In 2010, that's when I started volunteering, and I started booking shows I was interested in, just like everybody else did there, and it didn't seem like a big deal. It was all fine and good, and then it evolved into this thing where people knew about Blast-O-Mat because they were in the hardcore scene and that's where hardcore bands played. Or when I started booking ska shows, the ska scene found out about it. There are so many people now that know of Blast-O-Mat than the people who created it may have seen it. So it just changed into through no conscious effort of anybody to encompass all different types of music.
In July, Ethan announced that he was moving out, and he had found a space with cheaper rent, a place he could kind of start over and just throw only the shows he wanted to throw. He was getting way burned out, and I think he came back from tour at the beginning of July, and he had to run sound eleven out of the first sixteen days that he was back in town or something like that.
Part of it was that our Blast-O-Mat collective had dwindled so much that there were only a few of us left that could do sound. And I was out at other shows all eleven of those nights. I felt bad, but I was just another volunteer, and I did as much as I could, and I couldn't be at every single show. Not to say that he had to shoulder that burden, but he lived there and kind of got defaulted into that position of having to do sound or cancel the shows. So, obviously, he didn't cancel the shows.
The fact that he had found the new place was, like, "Yes, that's exactly what he needs." That's awesome, because he could reopen it, new name, no reputation of being somewhere where all these types of music that he doesn't care for play at. And he can book whatever he wants and not overbook himself. Blast-O-Mat had gotten to the point where it was overbooked all the time, and it was way too stressful on all of us that were the regular volunteers.
He announced that he was moving out and opening a new space and that Blast-O-Mat was closing down at the end of August. I wasn't at the meeting because I couldn't be there, because I was at a show at Red Rocks that night that I had tickets to all summer. The show was Yanni with my mom, actually. Second row center! It was so much fun. Anyway, Ethan said there was an emergency Blast-O-Mat meeting on Friday the 13th, 7 p.m., and Yanni was on stage at 7:15. I told him I couldn't make it, and he said, "Well that sucks, because it's kind of an important meeting."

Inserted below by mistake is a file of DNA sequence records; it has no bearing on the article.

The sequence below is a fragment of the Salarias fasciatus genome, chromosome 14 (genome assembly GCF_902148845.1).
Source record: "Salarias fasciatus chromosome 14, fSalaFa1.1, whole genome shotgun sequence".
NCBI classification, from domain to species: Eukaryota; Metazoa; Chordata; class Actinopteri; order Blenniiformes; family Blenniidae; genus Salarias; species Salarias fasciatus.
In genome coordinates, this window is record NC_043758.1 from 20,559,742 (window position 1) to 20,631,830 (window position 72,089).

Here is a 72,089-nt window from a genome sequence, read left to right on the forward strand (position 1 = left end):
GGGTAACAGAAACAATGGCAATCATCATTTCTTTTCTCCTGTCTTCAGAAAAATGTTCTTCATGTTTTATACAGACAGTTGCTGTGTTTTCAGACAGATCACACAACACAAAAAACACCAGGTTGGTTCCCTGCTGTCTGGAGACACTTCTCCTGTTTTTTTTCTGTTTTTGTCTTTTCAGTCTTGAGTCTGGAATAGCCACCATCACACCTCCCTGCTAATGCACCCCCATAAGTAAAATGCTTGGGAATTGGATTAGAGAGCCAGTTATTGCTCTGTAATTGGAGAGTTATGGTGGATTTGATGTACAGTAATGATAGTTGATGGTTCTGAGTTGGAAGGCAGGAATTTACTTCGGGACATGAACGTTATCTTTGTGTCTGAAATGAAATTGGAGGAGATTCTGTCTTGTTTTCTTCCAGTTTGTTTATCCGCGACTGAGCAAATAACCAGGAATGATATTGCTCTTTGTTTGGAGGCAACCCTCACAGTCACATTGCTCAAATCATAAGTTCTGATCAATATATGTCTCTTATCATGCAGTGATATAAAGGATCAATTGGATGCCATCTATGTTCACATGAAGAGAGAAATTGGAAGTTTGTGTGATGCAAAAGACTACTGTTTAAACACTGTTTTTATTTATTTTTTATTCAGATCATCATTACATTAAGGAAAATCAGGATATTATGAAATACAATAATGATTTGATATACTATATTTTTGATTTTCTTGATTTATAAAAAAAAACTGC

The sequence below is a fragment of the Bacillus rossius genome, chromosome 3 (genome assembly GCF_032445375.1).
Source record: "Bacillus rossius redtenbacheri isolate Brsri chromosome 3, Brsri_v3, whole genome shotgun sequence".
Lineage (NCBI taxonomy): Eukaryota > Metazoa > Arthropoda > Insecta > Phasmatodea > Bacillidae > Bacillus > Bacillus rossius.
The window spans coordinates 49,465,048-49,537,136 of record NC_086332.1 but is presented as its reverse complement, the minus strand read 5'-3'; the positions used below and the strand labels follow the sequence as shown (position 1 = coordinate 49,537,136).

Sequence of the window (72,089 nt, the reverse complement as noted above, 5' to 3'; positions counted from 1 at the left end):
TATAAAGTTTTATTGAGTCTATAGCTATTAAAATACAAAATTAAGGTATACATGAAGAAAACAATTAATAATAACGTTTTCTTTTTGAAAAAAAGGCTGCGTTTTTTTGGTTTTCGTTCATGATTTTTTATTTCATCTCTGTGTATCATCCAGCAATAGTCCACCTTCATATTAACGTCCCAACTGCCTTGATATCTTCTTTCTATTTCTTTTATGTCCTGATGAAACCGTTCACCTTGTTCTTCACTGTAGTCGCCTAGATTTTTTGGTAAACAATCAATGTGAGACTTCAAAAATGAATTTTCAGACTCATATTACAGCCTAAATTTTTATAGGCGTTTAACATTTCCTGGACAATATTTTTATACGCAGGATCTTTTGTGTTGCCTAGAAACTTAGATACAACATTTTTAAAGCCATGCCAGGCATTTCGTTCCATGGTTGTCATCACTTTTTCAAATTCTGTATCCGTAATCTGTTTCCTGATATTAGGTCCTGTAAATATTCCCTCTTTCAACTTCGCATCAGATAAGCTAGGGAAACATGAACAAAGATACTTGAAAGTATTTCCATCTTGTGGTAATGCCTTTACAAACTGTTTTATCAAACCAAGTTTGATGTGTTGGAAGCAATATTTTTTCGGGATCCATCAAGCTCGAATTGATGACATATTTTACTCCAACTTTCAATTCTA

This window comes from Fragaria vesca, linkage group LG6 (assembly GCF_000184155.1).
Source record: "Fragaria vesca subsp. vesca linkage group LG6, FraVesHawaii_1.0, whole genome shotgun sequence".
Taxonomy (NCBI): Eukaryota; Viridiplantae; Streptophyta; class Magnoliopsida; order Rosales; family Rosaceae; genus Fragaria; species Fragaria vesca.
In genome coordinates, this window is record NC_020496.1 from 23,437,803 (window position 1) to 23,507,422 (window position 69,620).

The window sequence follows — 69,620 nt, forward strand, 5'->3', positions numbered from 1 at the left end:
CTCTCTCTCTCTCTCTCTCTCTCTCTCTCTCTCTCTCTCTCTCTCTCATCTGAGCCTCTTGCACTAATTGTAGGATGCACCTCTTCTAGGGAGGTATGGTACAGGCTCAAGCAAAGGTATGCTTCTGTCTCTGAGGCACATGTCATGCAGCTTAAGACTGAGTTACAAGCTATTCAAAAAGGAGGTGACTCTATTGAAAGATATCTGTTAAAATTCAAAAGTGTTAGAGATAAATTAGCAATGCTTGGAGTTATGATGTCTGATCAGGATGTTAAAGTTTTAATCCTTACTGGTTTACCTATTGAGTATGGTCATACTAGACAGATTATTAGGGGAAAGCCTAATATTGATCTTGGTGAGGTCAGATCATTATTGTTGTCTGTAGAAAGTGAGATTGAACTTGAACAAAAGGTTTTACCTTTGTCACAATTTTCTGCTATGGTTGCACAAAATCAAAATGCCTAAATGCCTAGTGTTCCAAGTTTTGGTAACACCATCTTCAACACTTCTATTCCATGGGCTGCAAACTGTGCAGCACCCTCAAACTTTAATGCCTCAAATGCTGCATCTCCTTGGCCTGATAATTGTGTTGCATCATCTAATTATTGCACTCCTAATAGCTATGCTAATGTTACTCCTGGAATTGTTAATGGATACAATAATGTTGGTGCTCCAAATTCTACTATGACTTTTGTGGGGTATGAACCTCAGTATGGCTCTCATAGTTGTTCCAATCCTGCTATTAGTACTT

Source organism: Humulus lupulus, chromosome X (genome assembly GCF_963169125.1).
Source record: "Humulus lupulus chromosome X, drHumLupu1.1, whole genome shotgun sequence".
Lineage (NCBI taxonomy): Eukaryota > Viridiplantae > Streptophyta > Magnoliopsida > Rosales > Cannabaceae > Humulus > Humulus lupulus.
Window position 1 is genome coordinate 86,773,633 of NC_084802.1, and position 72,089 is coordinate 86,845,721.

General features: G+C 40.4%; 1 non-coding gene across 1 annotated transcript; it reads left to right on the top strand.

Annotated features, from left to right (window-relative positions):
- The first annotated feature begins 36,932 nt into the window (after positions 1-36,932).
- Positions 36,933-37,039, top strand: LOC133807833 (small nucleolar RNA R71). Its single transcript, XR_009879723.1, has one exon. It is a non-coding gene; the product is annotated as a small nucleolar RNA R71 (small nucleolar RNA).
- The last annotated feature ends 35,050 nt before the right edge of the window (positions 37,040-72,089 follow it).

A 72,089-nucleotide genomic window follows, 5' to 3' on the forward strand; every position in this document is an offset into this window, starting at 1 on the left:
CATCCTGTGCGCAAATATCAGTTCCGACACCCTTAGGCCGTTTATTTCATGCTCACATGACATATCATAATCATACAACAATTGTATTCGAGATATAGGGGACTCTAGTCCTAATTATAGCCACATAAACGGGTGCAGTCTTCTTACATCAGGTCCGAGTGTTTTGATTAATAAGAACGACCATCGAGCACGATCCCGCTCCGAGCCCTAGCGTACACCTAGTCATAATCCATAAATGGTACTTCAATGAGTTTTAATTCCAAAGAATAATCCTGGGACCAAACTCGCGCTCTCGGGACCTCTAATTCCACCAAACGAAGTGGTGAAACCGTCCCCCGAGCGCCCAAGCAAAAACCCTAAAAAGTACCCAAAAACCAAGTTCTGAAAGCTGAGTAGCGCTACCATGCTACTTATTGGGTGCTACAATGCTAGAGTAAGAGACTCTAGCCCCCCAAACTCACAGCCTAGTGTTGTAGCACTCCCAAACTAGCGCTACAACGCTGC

I kind of felt the death knell coming on, because that was right after he had gotten off tour with Death of Self, and I think their van ended up getting totaled. A wheel bearing locked up and the wheel caught on fire, and they had to get it towed to Boise. Then they had to reach out to all their record label stuff to get people to buy their merch online, so they would have money coming in to get home. And they did get home pretty much on schedule, but they were broke. I think that was the straw that broke the camel's back, and he was probably like, "I'm done with this place. I'm done being stressed out. I'm done having money problems."
I'm not trash-talking at all. Ethan is one of the greatest dudes in this community, and the fact that he has a space where he can book just what he wants is incredible. I went to the first show there, and he was the happiest I'd seen him in months. It was so cool to see him so happy. He's stoked on the new place.
I called Ethan the next day after the meeting to find out what happened, and he said he was moving out and shutting down at the end of August and opening up a new space where he could do what he wanted. So I said, "Oh, sweet. What's happening to Blast-O-Mat?" He said, "It's going to shut down. It's going under because I don't think anybody has the means, the motivation or the time to take over the lease and keep it going."
I said, "What about me?" He then said, "Well, a few people at the meeting suggested that, and a few other people said it wasn't a good idea because the way that it will change and that it won't be Blast-O-Mat anymore. So that wouldn't be cool." Some people didn't necessarily like the kind of music that I book. Their idea of Blast-O-Mat is what it started as. It's a very valid point. It's a very emotionally charged issue. A lot of the people that started it are very invested in their ideals and what Blast-O-Mat represents for them, which is totally valid.
But it represents many other things for many other scenes of people now because it has ballooned into this gigantic, all-encompassing, multi-genre space. So there were people, I guess, that expressed concern with the idea of me taking the place over, so I said to Ethan, "Could I do it? I would definitely be down to try and assume the responsibility to keep the place going."
He was a little perturbed and reticent at the moment, probably because of the stress of everything going on, and said something like, "Where the fuck were you on these eleven shows out of the sixteen days that I had to fucking work? Where have you been? Why do you suddenly have the time now that I'm out of there? What's that all about?"